We are proud to announce the major release date of camunda BPM: 7.0.0 GA* on 31.08.2013 All features will be open source, exept for the IBM Websphere AS distribution. From that day on, there will also exist the supported enterprise edition of camunda BPM. (*General Availability) Highlights of 7.0.0 New webapplication for process monitoring with BPMN 2.0, based on an open plugin infrastructure Faster process engine with asynchronous history, optimized for high load scenarios New embeddable REST API, based on JAX-RS Java Script library for rendering BPMN 2.
(this post was originally part of the 7.0.0-alpha6 release blog post but later extracted into an own post). In 7.0.0-alpha6 we introduced the concept of activity instances and the activity instance tree to the core process engine. This post explains the motivation and gives some insight into the internal implementation. Why do we need an Activity Instance Tree? The activity instance tree contains a node for each activity that is currently active in the process instance.
Two weeks after the last alpha release we bring you the freshly baked* alpha5 version of thecamunda BPM platform. The highlights of this crispy new release are: Failed jobs plugin in cockpit, Process Instance table in cockpit, Refined client-side plugin infrastructure, New incident infrastructure in process engine, Additions to the REST API, Complete support for websphere application server 8.5 (enterprise customers only) 50 JIRA issues were closed, see the complete release notes.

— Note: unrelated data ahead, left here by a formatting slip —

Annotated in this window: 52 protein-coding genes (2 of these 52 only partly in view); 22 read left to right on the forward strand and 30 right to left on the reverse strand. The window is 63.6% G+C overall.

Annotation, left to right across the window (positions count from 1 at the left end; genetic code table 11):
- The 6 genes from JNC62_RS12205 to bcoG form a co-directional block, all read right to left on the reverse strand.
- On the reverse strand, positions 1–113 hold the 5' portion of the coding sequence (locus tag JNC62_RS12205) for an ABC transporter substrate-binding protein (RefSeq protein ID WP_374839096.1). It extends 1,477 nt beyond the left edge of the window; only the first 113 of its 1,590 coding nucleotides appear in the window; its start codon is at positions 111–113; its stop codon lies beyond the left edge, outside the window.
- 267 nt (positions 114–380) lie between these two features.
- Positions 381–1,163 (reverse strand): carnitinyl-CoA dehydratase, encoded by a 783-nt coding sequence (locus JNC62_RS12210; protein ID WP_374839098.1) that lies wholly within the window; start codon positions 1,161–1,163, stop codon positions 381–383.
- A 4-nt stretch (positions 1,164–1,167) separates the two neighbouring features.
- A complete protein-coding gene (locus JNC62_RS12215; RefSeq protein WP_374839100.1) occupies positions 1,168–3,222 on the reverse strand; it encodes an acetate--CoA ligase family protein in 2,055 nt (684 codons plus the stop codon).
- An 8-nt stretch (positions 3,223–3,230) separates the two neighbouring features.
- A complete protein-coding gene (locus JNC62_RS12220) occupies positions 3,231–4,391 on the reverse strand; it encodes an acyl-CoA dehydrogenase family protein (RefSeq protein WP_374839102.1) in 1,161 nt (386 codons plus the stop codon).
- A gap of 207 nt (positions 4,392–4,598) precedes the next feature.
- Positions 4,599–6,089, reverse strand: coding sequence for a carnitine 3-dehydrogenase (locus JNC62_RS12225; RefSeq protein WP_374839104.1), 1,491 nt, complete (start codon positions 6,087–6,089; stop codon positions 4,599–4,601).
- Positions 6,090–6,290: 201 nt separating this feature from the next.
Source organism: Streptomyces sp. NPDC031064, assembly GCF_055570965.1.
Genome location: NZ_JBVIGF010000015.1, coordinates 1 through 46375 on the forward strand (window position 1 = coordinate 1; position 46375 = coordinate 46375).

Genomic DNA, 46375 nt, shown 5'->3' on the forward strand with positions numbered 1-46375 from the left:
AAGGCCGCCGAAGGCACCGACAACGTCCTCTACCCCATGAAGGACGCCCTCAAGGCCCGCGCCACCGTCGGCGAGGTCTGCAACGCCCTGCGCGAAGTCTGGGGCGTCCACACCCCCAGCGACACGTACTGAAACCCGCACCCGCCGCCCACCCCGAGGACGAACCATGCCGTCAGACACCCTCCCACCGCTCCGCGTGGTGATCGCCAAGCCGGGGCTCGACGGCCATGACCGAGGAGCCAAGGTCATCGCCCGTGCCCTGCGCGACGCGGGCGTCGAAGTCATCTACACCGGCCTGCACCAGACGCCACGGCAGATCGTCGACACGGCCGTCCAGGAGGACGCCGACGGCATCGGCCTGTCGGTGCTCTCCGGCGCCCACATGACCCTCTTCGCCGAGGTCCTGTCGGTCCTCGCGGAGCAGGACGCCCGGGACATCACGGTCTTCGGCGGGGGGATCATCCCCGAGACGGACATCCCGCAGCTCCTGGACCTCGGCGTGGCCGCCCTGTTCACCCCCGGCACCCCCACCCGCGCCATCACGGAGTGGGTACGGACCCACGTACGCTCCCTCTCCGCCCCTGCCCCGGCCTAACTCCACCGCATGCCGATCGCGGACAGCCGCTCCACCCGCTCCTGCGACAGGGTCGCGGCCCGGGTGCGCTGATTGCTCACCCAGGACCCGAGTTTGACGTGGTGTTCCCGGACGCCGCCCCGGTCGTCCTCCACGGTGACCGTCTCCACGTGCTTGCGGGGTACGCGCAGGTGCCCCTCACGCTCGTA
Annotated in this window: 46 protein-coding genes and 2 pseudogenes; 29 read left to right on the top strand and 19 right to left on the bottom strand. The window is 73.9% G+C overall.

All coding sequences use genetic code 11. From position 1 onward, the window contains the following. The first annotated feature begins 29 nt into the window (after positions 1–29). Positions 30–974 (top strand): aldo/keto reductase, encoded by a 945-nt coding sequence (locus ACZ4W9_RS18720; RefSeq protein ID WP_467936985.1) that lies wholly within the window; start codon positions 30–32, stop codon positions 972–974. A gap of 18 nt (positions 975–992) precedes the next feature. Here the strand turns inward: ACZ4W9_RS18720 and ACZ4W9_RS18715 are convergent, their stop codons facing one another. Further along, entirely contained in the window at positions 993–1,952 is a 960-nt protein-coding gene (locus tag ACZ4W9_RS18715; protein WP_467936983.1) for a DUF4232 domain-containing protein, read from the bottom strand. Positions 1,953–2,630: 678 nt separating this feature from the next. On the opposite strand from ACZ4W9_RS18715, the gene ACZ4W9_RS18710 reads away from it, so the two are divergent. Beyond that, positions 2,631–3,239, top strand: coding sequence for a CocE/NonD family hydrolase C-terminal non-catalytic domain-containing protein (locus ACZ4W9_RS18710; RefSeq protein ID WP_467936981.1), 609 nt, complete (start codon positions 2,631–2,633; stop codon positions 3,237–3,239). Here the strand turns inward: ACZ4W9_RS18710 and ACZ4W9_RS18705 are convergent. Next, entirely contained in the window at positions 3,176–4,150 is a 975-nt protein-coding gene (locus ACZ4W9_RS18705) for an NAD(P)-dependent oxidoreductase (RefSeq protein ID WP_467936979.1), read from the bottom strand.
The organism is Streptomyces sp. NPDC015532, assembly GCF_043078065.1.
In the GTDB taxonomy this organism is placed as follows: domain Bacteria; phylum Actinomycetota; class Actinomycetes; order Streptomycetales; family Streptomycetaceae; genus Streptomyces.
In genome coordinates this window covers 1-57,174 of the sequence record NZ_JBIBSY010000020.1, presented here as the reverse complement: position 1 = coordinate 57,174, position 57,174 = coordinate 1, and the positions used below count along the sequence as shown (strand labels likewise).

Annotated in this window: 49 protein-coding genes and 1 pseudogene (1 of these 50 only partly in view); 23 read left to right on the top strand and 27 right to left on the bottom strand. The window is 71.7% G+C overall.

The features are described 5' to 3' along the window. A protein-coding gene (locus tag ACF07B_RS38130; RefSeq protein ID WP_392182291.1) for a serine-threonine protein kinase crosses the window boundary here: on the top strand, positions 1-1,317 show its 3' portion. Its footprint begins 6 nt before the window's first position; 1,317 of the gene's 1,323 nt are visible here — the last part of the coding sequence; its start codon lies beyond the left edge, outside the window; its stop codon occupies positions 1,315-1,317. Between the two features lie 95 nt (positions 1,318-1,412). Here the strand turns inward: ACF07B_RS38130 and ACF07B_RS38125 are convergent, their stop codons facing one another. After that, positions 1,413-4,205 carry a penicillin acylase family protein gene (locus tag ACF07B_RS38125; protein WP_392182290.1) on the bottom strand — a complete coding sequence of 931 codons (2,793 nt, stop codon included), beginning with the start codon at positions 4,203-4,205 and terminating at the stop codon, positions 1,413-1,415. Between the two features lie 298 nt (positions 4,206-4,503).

If you want to do BPM / Workflow and BPMN 2.0 in PHP then we have good news for you: as part of our camunda BPM polyglot initiative we started a new incubation project which aims at providing a PHP SDK for camunda BPM. This SDK will facilitate the development of PHP-based applications that use the camunda BPM middleware services. The project will provide a client library which authenticates against the REST Api and provide PHP developers with a native API for interacting with the process engine:
camunda Cockpit with a plugin. Yeaaah. As we have seen in the past, it is impossible for camunda Cockpit ---our process monitoring tool--- to satisfy all needs, out of the box. That is why we have long thought about providing it with an appopriate extension mechanism that empoweres users to fit the tool to their very own monitoring needs. With the latest relase of camunda BPM a first version of a plugin system for camunda Cockpit is finally here.
Release early and release often. Today we bring youthe next release of camunda BPM (7.0.0-alpha4). The Highlights are: First cut of new plugin API for camunda cockpit. Added message correlation to REST API. Support for shared process engine in IBM Websphere distribution (enterprise customers only). Read the full release notes in Jira. Message correlation in REST API With the previous release we added a message correlation method to the Java API.
If we go on tour together with Oracle I think we have to have camunda BPM running on the Oracle WebLogic application server 12c (WLS in short). And one of our enterprise customers asked - so I invested a Sunday and got it running (okay - to be honest - I needed quite some help from our Java EE server guru Christian). In this blog post I give a step by step description how run camunda BPM on WLS.
High Noon in BPM City: not a soul walks the dusty main road and the sun glares mercilessly onto El Camundo and his opponent – the Oracle of the Desert. The wireless mouse still rests in his holster, his hand hovers above it – only the slightest quiver reveals Camundo's tension. Pearly beads of sweat are glistening on Oracle's face. Who will be the first to shoot off his token?
camunda BPM 7.0.0-alpha3 is out now! It packs a bunch of new features such as support for Spring Process Applications and correlation via the engine's Java API. First things first: Get it here! Spring Process Applications Use process engines, container-managed or embedded, from within your Spring application context (on Tomcat, Glassfish). See below an example from our getting started guide: Message correlation BPMN offers two incoming message constructs that are supported by the engine: Message start events and intermediate catching message events.